Mahatma Gandhi once said, “Strength does not come from physical capacity.  It comes from an indomitable will.”  Hawks Tennis player Clay Cecil exudes a willingness to continue to improve on weaknesses while remaining competitive, quiet, and unassuming.

LCHS English Teacher Katy Cecil (no relation) speaks highly of Clay saying, “He may seem quiet and unassuming, but don’t let him fool you.  He is one of the brightest kids in any group, always drives right to the heart of any theme we are discussing, and has a quick and clever sense of humor.  My dad (Garland Blair) always used to say, watch out for the quiet ones!”

Cecil goes about his daily routine of quietly blending in to the student-athletes of LCHS, however, what separates him from his peers is his respect for everyone he comes in contact with, whether it be administrators, teachers, coaches, opponents, teammates and school peers.  After getting to know him over the last three years, I feel confident I would never hear anyone speak an unkind word about Clay Cecil.  He simply, is a class act.

Tennis Coach Terry Caven was asked what separates Clay from his peers.  “I really think his maturity and understanding of competition is more refined than his peers.  He understands better who to compete and pushes through small setbacks during a match much better than his teammates and most of his opponents.”

Cecil considers himself “a very hardworking person and will do what it takes to make it far in life. I am a very competitive tennis and soccer player who doesn’t give up no matter what. I give 100% every time I step on the court and pitch.”

Caven continues by saying, “Clay certainly has a pleasant as well as quiet demeanor.  He often picks up on small things that other more boisterous demeanors may miss.  However, opponents must be careful not to mistake this quiet demeanor for weakness because Clay is certainly one of the most driven players on our team.  He has a knack for understanding how to compete.  He is a thinker out on the court as well as a superb athlete.”

Cecil is only in his second year of playing Tennis.  “I got started playing tennis last year and I was playing baseball but I just decided that I wanted to try something different and tennis just looked interesting so I decided to give it a try and I’m glad that I did. Tennis to me is a very fun game to play that you can play for the rest of your life. It is a game that I’ll never get tired of. ”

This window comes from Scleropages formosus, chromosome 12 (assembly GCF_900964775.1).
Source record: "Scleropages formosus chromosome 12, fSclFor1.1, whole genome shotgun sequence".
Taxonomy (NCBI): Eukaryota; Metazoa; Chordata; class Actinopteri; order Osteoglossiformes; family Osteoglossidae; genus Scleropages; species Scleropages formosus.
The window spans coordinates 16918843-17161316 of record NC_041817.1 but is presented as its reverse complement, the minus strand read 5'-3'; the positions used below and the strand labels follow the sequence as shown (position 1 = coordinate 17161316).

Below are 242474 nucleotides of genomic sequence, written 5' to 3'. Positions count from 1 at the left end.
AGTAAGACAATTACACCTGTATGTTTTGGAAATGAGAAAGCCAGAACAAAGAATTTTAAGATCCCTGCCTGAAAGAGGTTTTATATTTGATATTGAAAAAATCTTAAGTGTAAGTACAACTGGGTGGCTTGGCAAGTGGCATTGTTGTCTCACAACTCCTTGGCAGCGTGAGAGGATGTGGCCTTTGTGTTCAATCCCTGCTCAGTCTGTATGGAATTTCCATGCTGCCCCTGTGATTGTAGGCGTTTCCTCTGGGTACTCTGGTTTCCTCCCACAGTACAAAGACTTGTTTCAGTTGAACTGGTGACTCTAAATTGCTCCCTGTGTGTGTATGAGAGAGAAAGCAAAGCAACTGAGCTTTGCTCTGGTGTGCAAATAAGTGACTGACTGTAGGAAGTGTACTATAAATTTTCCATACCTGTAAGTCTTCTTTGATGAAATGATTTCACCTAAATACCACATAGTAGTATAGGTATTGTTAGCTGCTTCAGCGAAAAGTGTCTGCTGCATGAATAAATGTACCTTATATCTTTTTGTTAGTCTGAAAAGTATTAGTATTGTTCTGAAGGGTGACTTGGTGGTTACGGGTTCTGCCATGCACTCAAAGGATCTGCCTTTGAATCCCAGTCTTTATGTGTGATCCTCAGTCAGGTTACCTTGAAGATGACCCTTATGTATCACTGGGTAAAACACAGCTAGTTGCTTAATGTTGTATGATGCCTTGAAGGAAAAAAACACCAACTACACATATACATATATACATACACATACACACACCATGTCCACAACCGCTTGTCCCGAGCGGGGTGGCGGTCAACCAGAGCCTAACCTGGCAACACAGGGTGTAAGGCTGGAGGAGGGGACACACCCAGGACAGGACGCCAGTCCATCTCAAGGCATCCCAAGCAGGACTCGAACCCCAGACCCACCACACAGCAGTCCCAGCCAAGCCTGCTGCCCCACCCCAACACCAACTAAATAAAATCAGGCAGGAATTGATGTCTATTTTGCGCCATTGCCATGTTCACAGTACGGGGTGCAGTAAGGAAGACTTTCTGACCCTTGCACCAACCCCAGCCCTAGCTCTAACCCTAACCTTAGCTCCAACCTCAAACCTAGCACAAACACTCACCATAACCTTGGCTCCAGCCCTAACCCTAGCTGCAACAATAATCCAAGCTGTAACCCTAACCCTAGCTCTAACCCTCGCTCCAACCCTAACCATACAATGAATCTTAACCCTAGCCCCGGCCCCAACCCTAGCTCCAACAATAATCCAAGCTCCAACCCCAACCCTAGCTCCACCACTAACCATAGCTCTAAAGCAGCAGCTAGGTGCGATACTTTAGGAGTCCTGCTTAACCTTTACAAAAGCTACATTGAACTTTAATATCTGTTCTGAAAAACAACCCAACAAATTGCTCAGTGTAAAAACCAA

Cecil will be playing #1 singles for the Hawks this season.  Caven says, “This comes in just his second season of playing tennis, so this is definitely going to be a challenge in which he will have to raise the level of his tennis.  Clay’s quickness, speed, and endurance are all standouts among our team.  These physical characteristics combine with his ability to think on his feet to create a players who can almost outwit and outlast any competitor he will face.”

Cecil says that tennis has been a positive move for him.  “Over the past two years of tennis, both of my coaches have been very influential. Coach Caven has taught me everything I know about tennis. Any time that I need help, Coach Caven is there to teach me. Also, Coach (Allison) McDowell is always very supportive and helps me keep my head up out on the court.”

Cecil adds, “My consistency on the court has been much improved throughout the two years. Also, specifically, my forehands have become more accurate and strong. What I like most about tennis is the competition and determination to get to every ball and to win the match.  My expectations for the rest of the season is to win the majority of our team matches and to make it far in regions.”

Cecil has earned the #4 seed in the Conference Tournament for this week.  Caven says, “I believe he will continue to improve on the road to region.  I like Clay’s chances at region especially after he has played a full season of singles.  I think he can give fits to any player he faces at the conference tournament, however I think his singles play will be more refined when we get to region.”

Former LCHS Strength and Conditioning Coach Adam Lindsey noticed Cecil when he played Baseball two years ago.  “Clay struggled to throw a baseball with any velocity.  He would take the conditioning class and gained 40-50 pounds of strength.  I believe that experience changed his outlook on competing in athletics.”

Cecil concurs, “Coach Lindsey has been very influential over the years because I took his strength and conditioning class last year and it really changed my life. He was very supportive and tough on me. Which really helped me gain muscle and become a better athlete.”  Not only does Cecil compete in tennis but he is a two-year varsity starter on the soccer team, and will be expected to be one of the leaders next season for the team.

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